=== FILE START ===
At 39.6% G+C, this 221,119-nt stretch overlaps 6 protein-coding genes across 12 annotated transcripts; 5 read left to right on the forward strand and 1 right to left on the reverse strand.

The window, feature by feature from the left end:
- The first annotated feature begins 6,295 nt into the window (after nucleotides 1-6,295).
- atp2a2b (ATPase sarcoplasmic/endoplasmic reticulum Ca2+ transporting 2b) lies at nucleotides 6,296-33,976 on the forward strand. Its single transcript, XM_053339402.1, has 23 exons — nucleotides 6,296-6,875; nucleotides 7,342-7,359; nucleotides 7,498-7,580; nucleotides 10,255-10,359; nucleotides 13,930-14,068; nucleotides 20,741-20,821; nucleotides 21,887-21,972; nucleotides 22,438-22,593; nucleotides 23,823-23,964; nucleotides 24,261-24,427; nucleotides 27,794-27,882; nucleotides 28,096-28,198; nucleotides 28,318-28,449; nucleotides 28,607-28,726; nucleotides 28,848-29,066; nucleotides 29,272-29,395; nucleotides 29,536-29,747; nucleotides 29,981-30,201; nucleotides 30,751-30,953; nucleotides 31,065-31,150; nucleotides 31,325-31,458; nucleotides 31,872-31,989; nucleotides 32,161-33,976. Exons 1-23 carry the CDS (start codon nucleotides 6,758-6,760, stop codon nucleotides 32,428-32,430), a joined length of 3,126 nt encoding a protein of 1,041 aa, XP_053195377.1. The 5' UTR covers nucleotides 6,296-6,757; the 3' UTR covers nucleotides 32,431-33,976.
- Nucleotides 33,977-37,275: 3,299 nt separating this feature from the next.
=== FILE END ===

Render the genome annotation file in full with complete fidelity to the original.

At 39.6% G+C, this 221,119-nt stretch overlaps 6 protein-coding genes across 12 annotated transcripts; 5 read left to right on the forward strand and 1 right to left on the reverse strand.

The window, feature by feature from the left end:
- The first annotated feature begins 6,295 nt into the window (after nucleotides 1-6,295).
- atp2a2b (ATPase sarcoplasmic/endoplasmic reticulum Ca2+ transporting 2b) lies at nucleotides 6,296-33,976 on the forward strand. Its single transcript, XM_053339402.1, has 23 exons — nucleotides 6,296-6,875; nucleotides 7,342-7,359; nucleotides 7,498-7,580; nucleotides 10,255-10,359; nucleotides 13,930-14,068; nucleotides 20,741-20,821; nucleotides 21,887-21,972; nucleotides 22,438-22,593; nucleotides 23,823-23,964; nucleotides 24,261-24,427; nucleotides 27,794-27,882; nucleotides 28,096-28,198; nucleotides 28,318-28,449; nucleotides 28,607-28,726; nucleotides 28,848-29,066; nucleotides 29,272-29,395; nucleotides 29,536-29,747; nucleotides 29,981-30,201; nucleotides 30,751-30,953; nucleotides 31,065-31,150; nucleotides 31,325-31,458; nucleotides 31,872-31,989; nucleotides 32,161-33,976. Exons 1-23 carry the CDS (start codon nucleotides 6,758-6,760, stop codon nucleotides 32,428-32,430), a joined length of 3,126 nt encoding a protein of 1,041 aa, XP_053195377.1. The 5' UTR covers nucleotides 6,296-6,757; the 3' UTR covers nucleotides 32,431-33,976.
- Nucleotides 33,977-37,275: 3,299 nt separating this feature from the next.